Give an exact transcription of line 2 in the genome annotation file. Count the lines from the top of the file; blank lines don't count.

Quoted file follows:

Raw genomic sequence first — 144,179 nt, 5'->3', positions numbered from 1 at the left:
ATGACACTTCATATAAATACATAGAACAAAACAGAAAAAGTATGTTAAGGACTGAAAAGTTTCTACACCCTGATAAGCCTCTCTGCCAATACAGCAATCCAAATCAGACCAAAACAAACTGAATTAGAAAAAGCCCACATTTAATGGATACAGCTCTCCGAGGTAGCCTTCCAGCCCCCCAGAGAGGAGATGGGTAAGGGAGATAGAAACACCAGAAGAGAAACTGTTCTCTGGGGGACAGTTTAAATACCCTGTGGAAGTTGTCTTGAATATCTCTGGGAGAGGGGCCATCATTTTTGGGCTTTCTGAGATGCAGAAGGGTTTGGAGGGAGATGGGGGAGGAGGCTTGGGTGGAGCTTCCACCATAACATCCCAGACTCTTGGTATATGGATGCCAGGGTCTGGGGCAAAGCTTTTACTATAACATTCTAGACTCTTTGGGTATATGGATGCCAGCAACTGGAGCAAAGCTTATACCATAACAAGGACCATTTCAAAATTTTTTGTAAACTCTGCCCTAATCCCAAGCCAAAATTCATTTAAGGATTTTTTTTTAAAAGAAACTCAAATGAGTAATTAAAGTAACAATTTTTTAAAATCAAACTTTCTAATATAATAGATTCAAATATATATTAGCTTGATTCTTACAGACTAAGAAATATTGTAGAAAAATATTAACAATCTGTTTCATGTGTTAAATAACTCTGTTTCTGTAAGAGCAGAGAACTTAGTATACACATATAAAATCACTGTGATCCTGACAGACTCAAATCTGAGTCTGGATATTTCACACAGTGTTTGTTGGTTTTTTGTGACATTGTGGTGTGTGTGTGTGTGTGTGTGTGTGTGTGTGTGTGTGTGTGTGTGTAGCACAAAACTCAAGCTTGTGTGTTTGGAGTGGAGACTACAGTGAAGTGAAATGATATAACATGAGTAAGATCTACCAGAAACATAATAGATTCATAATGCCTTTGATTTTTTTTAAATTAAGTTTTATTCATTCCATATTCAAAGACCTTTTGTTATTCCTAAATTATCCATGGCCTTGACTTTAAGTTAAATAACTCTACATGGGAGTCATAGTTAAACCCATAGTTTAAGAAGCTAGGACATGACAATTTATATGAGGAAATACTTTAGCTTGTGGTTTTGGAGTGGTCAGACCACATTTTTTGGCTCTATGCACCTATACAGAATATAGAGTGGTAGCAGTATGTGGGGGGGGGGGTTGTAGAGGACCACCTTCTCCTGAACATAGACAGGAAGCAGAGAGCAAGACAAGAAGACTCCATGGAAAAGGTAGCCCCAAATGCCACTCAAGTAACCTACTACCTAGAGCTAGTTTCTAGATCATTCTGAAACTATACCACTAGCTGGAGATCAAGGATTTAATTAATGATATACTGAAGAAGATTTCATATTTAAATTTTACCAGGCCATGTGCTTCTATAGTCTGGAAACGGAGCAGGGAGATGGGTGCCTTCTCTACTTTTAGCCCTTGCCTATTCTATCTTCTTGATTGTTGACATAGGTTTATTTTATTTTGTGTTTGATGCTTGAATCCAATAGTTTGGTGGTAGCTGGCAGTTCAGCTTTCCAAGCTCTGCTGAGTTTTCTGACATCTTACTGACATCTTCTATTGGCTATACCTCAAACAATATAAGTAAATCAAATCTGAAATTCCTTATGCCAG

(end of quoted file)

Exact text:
ATGACACTTCATATAAATACATAGAACAAAACAGAAAAAGTATGTTAAGGACTGAAAAGTTTCTACACCCTGATAAGCCTCTCTGCCAATACAGCAATCCAAATCAGACCAAAACAAACTGAATTAGAAAAAGCCCACATTTAATGGATACAGCTCTCCGAGGTAGCCTTCCAGCCCCCCAGAGAGGAGATGGGTAAGGGAGATAGAAACACCAGAAGAGAAACTGTTCTCTGGGGGACAGTTTAAATACCCTGTGGAAGTTGTCTTGAATATCTCTGGGAGAGGGGCCATCATTTTTGGGCTTTCTGAGATGCAGAAGGGTTTGGAGGGAGATGGGGGAGGAGGCTTGGGTGGAGCTTCCACCATAACATCCCAGACTCTTGGTATATGGATGCCAGGGTCTGGGGCAAAGCTTTTACTATAACATTCTAGACTCTTTGGGTATATGGATGCCAGCAACTGGAGCAAAGCTTATACCATAACAAGGACCATTTCAAAATTTTTTGTAAACTCTGCCCTAATCCCAAGCCAAAATTCATTTAAGGATTTTTTTTTAAAAGAAACTCAAATGAGTAATTAAAGTAACAATTTTTTAAAATCAAACTTTCTAATATAATAGATTCAAATATATATTAGCTTGATTCTTACAGACTAAGAAATATTGTAGAAAAATATTAACAATCTGTTTCATGTGTTAAATAACTCTGTTTCTGTAAGAGCAGAGAACTTAGTATACACATATAAAATCACTGTGATCCTGACAGACTCAAATCTGAGTCTGGATATTTCACACAGTGTTTGTTGGTTTTTTGTGACATTGTGGTGTGTGTGTGTGTGTGTGTGTGTGTGTGTGTGTGTGTGTGTGTGTAGCACAAAACTCAAGCTTGTGTGTTTGGAGTGGAGACTACAGTGAAGTGAAATGATATAACATGAGTAAGATCTACCAGAAACATAATAGATTCATAATGCCTTTGATTTTTTTTAAATTAAGTTTTATTCATTCCATATTCAAAGACCTTTTGTTATTCCTAAATTATCCATGGCCTTGACTTTAAGTTAAATAACTCTACATGGGAGTCATAGTTAAACCCATAGTTTAAGAAGCTAGGACATGACAATTTATATGAGGAAATACTTTAGCTTGTGGTTTTGGAGTGGTCAGACCACATTTTTTGGCTCTATGCACCTATACAGAATATAGAGTGGTAGCAGTATGTGGGGGGGGGGGTTGTAGAGGACCACCTTCTCCTGAACATAGACAGGAAGCAGAGAGCAAGACAAGAAGACTCCATGGAAAAGGTAGCCCCAAATGCCACTCAAGTAACCTACTACCTAGAGCTAGTTTCTAGATCATTCTGAAACTATACCACTAGCTGGAGATCAAGGATTTAATTAATGATATACTGAAGAAGATTTCATATTTAAATTTTACCAGGCCATGTGCTTCTATAGTCTGGAAACGGAGCAGGGAGATGGGTGCCTTCTCTACTTTTAGCCCTTGCCTATTCTATCTTCTTGATTGTTGACATAGGTTTATTTTATTTTGTGTTTGATGCTTGAATCCAATAGTTTGGTGGTAGCTGGCAGTTCAGCTTTCCAAGCTCTGCTGAGTTTTCTGACATCTTACTGACATCTTCTATTGGCTATACCTCAAACAATATAAGTAAATCAAATCTGAAATTCCTTATGCCAG